Telephone interview with Midcareer Alumna Kathleen Eyre Monday July 8, 1996, 11 a.m.

1a. Based on your experience and familiarity with the Pew program, what did the program really accomplish? What are the most important contributions?

I did the midcareer program, that unusual 1-year fellowship that brought professionals into the health policy realm. I would have to say that the greatest accomplishment was introducing a paradigm or a way of thinking to existing professionals. We all came out of professional positions. I had a physician and another lawyer in my class. So, we came in with our own professional set of skills and analytic tools, and what we were introduced to for the first time was a rigorous policy analysis paradigm and way of thinking, the kinds of questions to ask, and the different disciplines that influence policy (it's very varied, obviously). I in our brief year we were exposed to all kinds of different academic settings and disciplines. The greatest accomplishment, therefore, for the midcareer fellows was the introduction of a paradigm, of an analytic set of tools that was an overlay to an existing set of professional skills and that was extremely useful in going forward. Other kinds of things would be that professionals were introduced into the academic world, giving us an understanding how academics think and work, and also vice versa, exposing academics to other professionals in terms of "in the real world we would think this way." There was probably pretty positive cross-fertilization both ways. Then, of course, as you hear from everybody the great network that was developed. I just can't underscore that enough. It's been such a huge advantage for me in the policy world, particularly since I've been back in Washington, just to call people up and say "what about doing this project," and there is a lot of good examples of that which I'll talk about later.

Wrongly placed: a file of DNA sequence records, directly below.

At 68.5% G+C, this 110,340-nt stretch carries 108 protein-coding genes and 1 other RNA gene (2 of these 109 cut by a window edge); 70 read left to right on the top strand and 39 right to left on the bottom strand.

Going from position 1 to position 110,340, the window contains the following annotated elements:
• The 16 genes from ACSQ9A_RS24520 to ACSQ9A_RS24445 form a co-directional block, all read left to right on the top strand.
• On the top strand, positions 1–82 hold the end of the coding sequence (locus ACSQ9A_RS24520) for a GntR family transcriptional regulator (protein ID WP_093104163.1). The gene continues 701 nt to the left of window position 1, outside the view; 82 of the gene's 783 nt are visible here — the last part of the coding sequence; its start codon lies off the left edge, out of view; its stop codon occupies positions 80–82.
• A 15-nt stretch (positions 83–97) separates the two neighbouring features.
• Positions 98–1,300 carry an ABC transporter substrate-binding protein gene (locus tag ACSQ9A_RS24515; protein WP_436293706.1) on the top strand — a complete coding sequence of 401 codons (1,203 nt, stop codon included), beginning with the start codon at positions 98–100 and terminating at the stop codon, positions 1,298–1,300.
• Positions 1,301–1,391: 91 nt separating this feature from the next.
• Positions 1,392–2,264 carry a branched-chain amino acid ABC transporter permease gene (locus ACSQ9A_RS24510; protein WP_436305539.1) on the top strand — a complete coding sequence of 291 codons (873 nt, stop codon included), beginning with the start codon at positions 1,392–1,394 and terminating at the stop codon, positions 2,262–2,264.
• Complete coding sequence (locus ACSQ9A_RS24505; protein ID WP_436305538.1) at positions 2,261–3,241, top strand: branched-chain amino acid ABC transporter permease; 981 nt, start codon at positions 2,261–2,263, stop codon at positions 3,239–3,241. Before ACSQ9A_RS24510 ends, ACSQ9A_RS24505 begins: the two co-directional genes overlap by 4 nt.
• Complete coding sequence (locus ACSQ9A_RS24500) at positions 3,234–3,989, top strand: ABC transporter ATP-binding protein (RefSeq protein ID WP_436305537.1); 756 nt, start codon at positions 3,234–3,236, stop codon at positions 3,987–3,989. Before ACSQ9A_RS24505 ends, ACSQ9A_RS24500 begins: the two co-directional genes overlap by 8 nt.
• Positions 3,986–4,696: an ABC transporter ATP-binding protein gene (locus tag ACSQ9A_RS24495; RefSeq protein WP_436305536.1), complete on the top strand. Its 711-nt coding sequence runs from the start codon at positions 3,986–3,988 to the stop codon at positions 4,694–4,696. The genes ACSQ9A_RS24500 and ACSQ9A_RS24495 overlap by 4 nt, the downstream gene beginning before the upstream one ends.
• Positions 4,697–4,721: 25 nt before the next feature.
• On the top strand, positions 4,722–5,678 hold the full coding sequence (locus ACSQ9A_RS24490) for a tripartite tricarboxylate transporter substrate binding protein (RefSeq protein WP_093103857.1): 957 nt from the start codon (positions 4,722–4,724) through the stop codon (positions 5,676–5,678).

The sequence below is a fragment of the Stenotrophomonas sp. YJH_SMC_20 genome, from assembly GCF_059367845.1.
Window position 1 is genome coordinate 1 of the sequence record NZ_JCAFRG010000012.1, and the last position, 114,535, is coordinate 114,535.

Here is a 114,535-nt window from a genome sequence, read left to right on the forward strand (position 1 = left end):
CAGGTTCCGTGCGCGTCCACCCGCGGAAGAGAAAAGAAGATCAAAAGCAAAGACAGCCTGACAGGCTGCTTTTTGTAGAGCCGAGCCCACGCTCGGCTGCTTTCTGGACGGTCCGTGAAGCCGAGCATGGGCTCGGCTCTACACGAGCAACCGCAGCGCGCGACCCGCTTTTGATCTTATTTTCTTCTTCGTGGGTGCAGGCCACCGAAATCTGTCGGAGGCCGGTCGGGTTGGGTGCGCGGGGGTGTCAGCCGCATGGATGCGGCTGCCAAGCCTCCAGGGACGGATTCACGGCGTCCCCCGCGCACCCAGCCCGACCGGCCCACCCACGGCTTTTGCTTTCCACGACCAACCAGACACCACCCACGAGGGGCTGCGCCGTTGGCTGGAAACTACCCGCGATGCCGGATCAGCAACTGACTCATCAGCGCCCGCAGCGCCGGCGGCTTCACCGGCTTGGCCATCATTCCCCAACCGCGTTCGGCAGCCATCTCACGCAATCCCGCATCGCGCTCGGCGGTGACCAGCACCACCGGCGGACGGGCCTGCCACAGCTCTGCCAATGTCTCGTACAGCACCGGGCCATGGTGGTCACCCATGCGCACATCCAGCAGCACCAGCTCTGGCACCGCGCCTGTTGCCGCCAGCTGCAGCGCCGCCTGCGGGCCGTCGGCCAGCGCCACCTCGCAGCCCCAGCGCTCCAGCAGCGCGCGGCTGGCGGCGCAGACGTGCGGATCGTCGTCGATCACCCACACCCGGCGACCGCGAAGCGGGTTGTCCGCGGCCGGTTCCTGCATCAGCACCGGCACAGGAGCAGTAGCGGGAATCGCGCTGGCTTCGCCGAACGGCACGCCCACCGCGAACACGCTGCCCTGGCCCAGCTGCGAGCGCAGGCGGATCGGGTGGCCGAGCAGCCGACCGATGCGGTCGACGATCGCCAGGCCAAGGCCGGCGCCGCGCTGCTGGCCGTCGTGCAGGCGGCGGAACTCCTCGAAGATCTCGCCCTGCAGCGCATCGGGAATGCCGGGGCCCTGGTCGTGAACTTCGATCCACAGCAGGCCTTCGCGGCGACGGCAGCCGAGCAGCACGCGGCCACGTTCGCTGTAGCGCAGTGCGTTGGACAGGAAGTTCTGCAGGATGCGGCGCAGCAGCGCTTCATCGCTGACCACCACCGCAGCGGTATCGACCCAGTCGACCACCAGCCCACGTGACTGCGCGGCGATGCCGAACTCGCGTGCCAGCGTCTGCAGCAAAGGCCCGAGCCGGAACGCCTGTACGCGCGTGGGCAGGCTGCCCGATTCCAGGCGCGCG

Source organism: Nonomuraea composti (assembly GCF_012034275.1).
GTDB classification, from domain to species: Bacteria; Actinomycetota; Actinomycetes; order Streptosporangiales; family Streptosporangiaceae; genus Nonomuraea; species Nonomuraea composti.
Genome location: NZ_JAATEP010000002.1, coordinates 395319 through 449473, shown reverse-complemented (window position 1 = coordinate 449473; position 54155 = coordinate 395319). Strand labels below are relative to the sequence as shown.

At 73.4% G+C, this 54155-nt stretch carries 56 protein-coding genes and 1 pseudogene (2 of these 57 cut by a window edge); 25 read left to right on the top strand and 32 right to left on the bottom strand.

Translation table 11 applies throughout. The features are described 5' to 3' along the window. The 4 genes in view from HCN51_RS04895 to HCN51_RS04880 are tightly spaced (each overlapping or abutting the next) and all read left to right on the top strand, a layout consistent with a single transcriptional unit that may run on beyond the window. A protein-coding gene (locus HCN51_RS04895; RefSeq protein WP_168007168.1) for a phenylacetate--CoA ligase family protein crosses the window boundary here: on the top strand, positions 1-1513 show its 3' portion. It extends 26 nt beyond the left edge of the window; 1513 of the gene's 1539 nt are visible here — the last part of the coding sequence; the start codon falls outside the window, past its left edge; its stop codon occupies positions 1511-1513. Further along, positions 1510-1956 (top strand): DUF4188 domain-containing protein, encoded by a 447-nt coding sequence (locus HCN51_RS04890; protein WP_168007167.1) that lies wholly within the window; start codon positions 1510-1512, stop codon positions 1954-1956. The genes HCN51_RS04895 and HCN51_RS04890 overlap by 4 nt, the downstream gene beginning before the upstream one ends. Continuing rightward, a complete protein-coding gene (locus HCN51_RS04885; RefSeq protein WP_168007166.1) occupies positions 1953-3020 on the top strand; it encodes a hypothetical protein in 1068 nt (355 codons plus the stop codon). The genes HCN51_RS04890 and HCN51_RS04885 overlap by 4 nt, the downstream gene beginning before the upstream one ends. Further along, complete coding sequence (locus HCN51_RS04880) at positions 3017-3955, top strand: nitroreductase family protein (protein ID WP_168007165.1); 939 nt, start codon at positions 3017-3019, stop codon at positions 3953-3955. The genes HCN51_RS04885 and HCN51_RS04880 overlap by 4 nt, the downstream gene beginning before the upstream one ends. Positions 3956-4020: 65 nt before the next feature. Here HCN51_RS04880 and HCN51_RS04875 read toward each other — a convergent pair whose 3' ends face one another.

In terms of the overall accomplishments, the Pew programs as a set of programs set up a curriculum for the training of health policy analysts and professionals. It really established a model for training in a lot of different settings that will continue in those particular settings and in many others, I'm sure.

2. What was the most innovative or unique aspect of your program design and implementation?

It was the opportunity of stepping out of a successful professional career for a year. It's really unusual to be able to

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